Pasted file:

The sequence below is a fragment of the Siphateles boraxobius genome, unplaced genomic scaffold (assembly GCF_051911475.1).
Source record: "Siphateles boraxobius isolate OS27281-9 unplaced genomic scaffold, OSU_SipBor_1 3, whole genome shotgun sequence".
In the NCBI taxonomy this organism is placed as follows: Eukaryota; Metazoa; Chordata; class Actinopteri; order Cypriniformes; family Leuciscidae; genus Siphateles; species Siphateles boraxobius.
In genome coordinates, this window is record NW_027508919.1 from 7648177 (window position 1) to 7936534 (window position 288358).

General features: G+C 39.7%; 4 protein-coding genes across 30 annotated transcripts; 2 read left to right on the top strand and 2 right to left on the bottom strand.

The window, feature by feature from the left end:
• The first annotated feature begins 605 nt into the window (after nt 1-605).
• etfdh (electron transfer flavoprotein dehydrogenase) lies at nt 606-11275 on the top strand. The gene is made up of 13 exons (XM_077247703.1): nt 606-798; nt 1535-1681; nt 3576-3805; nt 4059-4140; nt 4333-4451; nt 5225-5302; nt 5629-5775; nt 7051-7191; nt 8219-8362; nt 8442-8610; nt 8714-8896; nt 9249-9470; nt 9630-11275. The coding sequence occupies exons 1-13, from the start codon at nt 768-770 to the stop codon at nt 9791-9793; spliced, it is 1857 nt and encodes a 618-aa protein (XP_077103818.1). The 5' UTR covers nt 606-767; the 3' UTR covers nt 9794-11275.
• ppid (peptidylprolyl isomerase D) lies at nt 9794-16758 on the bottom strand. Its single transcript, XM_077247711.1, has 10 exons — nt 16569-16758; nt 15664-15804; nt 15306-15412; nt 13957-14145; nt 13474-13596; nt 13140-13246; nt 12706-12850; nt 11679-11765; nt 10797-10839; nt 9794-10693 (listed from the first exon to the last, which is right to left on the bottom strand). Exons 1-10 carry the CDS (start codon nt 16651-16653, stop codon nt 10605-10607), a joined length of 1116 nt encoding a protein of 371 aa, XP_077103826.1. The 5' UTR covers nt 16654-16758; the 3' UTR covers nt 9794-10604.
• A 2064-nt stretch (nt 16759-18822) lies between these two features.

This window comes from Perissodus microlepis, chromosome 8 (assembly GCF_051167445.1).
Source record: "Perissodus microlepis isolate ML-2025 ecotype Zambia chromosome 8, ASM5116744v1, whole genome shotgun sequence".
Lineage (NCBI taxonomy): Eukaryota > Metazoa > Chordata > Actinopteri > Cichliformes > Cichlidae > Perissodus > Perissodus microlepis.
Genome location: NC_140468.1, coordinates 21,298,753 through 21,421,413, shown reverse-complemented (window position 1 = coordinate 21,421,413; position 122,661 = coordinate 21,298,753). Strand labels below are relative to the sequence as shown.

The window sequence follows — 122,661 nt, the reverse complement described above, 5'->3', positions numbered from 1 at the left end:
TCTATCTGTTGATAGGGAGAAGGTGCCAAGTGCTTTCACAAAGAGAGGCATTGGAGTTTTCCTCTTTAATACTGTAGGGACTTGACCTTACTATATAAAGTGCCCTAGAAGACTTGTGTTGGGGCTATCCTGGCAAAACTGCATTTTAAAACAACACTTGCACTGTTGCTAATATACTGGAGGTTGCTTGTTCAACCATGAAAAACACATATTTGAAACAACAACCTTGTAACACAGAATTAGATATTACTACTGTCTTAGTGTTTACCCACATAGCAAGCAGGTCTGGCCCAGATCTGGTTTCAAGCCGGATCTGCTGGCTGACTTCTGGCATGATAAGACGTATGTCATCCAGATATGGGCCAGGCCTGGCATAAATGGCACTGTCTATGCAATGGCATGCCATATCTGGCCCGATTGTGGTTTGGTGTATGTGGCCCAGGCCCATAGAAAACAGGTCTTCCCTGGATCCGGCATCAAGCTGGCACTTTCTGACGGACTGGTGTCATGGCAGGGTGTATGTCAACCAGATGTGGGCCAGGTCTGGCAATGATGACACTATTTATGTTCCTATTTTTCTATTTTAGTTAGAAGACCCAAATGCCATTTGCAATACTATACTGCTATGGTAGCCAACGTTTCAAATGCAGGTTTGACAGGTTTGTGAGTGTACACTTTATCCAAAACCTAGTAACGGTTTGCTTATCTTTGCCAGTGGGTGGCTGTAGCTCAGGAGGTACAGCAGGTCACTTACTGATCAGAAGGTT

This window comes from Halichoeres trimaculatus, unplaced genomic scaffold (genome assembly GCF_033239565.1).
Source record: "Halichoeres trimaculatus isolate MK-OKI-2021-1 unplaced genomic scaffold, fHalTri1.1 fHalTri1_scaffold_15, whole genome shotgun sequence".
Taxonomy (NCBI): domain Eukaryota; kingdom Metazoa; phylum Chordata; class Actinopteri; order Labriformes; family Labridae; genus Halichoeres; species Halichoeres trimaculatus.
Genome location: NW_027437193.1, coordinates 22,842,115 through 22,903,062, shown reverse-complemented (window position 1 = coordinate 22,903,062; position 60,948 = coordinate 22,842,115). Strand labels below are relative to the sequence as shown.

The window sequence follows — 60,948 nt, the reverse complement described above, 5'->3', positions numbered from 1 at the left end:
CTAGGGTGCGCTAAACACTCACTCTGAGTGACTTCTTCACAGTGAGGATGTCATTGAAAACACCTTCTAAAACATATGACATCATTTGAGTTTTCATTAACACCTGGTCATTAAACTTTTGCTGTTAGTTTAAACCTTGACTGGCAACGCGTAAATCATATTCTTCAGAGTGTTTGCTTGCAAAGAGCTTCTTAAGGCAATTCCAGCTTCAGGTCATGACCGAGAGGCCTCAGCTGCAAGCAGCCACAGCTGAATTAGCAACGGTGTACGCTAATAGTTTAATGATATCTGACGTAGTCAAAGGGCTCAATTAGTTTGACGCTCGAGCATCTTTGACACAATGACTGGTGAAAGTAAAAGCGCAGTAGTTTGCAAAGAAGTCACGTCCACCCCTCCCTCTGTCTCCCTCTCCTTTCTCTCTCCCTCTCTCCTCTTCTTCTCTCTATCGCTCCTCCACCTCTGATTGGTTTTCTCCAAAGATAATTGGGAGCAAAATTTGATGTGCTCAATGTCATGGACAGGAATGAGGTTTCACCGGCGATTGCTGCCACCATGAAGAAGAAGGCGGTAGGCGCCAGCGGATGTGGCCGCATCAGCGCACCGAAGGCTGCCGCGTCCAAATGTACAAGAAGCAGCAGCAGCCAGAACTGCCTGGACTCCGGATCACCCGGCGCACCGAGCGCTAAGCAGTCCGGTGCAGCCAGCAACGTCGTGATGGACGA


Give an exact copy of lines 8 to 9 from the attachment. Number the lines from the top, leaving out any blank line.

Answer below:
• etfdh (electron transfer flavoprotein dehydrogenase) lies at nt 606-11275 on the top strand. The gene is made up of 13 exons (XM_077247703.1): nt 606-798; nt 1535-1681; nt 3576-3805; nt 4059-4140; nt 4333-4451; nt 5225-5302; nt 5629-5775; nt 7051-7191; nt 8219-8362; nt 8442-8610; nt 8714-8896; nt 9249-9470; nt 9630-11275. The coding sequence occupies exons 1-13, from the start codon at nt 768-770 to the stop codon at nt 9791-9793; spliced, it is 1857 nt and encodes a 618-aa protein (XP_077103818.1). The 5' UTR covers nt 606-767; the 3' UTR covers nt 9794-11275.
• ppid (peptidylprolyl isomerase D) lies at nt 9794-16758 on the bottom strand. Its single transcript, XM_077247711.1, has 10 exons — nt 16569-16758; nt 15664-15804; nt 15306-15412; nt 13957-14145; nt 13474-13596; nt 13140-13246; nt 12706-12850; nt 11679-11765; nt 10797-10839; nt 9794-10693 (listed from the first exon to the last, which is right to left on the bottom strand). Exons 1-10 carry the CDS (start codon nt 16651-16653, stop codon nt 10605-10607), a joined length of 1116 nt encoding a protein of 371 aa, XP_077103826.1. The 5' UTR covers nt 16654-16758; the 3' UTR covers nt 9794-10604.